This Chicken Curry Traces A Culinary Legacy Of Undivided Bengal
Image Credit: Shutterstock, Steamer Chicken Curry

It was the era of pre-Independence. The present-day India and Pakistan were one unified territory, and so were India and Bangladesh. Referred to as East Bengal for the longest time, the railway tracks provided a convenient mode of transportation to and from Kolkata, Assam and other parts of present-day Bangladesh like Dhaka. It was the Goalondo Ghat which became an epicentre of lucrative trade and travel. The rail line was laid down at the connecting points of river Padma and Brahmaputra in the late 19th century. The humble Goalondo port wasn’t aware at that time that its strategic location for passengers and mail boats would give way to a historic chicken curry.  

Today, when we think of Bengal, our thoughts are bound to wander in the sea and catch the fish, which is cooked as a nice Bengali curry in the afternoons. The fish curry and rice combination, also known as macch bhaat is a staple food of the region. If there is anything else it is known for, it has to be the decadent sweet meats like sandesh, rasgulla and many more. Have you ever heard someone mention a chicken curry in this regard before? Well, maybe because it is still hidden in the small pockets of undivided Bengal.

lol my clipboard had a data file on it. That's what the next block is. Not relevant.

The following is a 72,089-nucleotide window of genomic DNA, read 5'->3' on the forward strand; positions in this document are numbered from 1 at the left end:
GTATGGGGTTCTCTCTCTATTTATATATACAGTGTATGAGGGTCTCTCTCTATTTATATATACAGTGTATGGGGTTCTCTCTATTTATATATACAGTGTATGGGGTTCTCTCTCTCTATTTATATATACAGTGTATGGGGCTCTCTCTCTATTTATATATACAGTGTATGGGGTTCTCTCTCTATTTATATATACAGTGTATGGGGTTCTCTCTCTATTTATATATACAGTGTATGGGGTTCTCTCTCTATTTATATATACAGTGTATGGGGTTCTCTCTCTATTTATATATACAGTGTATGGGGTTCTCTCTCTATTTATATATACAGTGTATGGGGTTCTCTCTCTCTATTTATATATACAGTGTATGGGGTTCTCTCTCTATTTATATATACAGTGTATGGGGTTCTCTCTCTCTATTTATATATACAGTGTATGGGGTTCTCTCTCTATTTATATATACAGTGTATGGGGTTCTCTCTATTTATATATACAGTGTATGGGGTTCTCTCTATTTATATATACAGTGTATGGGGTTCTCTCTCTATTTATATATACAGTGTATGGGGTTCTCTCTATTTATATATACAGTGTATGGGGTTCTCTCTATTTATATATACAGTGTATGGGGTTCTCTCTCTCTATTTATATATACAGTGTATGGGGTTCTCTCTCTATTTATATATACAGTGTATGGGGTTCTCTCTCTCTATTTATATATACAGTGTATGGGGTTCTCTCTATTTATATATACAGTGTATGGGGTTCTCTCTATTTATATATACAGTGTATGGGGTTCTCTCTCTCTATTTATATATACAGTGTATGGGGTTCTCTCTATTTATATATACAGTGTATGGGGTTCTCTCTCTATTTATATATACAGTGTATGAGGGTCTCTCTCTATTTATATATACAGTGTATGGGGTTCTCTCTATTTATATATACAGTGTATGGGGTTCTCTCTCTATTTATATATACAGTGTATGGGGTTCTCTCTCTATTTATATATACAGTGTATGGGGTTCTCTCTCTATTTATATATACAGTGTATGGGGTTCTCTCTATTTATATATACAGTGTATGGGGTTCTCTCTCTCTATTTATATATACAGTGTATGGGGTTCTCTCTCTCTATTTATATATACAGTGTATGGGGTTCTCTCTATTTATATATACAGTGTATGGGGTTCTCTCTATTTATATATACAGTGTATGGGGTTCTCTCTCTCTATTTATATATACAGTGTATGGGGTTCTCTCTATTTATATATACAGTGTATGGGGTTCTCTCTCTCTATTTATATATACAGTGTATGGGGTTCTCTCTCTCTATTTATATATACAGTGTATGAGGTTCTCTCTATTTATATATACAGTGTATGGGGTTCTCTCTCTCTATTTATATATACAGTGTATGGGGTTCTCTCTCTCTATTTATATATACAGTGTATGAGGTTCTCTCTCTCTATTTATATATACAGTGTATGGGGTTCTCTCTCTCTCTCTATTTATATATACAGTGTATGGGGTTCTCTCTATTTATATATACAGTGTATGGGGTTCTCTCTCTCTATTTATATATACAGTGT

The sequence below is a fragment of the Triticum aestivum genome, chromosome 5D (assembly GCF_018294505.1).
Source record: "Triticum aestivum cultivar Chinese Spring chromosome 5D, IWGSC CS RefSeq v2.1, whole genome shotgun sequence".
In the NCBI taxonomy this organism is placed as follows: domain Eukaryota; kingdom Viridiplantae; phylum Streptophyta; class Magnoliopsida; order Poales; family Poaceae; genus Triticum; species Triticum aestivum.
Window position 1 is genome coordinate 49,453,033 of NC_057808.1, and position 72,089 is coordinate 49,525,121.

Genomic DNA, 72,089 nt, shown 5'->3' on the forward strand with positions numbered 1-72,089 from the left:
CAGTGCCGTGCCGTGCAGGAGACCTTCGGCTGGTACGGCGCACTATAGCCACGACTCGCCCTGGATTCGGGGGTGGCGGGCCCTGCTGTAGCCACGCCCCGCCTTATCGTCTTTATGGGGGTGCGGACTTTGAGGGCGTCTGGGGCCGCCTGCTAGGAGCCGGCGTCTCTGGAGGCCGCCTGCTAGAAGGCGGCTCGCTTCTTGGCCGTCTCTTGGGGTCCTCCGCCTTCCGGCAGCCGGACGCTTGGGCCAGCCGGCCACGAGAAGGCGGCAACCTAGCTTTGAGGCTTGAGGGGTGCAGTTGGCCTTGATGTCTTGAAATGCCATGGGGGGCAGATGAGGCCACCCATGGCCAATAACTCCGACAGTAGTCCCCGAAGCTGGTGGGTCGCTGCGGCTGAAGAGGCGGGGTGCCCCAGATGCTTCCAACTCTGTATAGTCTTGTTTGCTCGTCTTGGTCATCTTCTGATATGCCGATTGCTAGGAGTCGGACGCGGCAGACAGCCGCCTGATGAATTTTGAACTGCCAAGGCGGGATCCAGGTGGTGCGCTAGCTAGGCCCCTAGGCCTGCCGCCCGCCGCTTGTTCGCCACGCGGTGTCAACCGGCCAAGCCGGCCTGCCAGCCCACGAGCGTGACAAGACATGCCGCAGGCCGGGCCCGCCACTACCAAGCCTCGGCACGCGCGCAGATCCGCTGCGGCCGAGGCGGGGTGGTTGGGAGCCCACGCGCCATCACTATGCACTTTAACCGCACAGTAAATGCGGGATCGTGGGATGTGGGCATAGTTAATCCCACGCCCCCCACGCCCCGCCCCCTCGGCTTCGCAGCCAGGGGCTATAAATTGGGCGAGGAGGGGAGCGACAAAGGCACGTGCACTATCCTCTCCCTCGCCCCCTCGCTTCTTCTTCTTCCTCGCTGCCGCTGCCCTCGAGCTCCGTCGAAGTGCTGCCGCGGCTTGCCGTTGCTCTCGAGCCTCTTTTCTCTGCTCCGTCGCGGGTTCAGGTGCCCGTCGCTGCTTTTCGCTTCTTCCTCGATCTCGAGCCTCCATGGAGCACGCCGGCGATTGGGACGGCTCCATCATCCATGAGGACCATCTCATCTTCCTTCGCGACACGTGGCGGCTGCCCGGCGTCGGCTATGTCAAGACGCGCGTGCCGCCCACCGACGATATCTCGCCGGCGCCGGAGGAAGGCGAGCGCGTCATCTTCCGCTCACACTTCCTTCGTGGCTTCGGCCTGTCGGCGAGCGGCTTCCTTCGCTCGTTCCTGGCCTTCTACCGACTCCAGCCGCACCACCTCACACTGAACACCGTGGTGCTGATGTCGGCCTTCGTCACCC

The Steamer Chicken Curry With A Side Of Rice  

Read the above line again. This was the staple meal of passengers travelling via Goalondo in ferries. The meeting point for the rivers was also a point of contact for the travellers moving between Kolkata and Dhaka in those days. After a train journey till the central point, a steamer or ferry would carry the passengers to the other side of the coast at Narayanganj, from where they would take a train to reach their final destination.  

During the course of this small, mid-route path in a steamer boat, the boatmen would prepare their food along the way. Using makeshift kitchens, they would make use of whatever was available in their pantry and cook up a hearty meal of curry and rice. The aroma of this chicken curry used to fill the entire ferry and after a point, started captivating the passengers’ sense of smell. The boatmen, who were largely Muslims, received requests for sharing their food with fellow passengers on the boat and in no time, the chicken curry and rice started selling like hotcakes. We don’t think we need to elaborate how the dish came to be known as steamer chicken curry or sometimes even Goalondo chicken curry.  

To date, several food historians and connoisseurs haven’t been able to decode the recipe of this chicken curry that was prepared by the boatmen. It is believed that it was rustic and simple preparation of ginger, garlic and red chillies. The iconic feature of identification that seems to be common in all the curry preparations that tried to match to that taste involve a “fiery, thin, red curry with oil floating on top”, as highlighted by noted food historian Pritha Sen to Outlook India.  

With all the permutations and combinations being tried to attain the original flavour of the delicious, steamer chicken curry, we’ve got one too that you can try at home.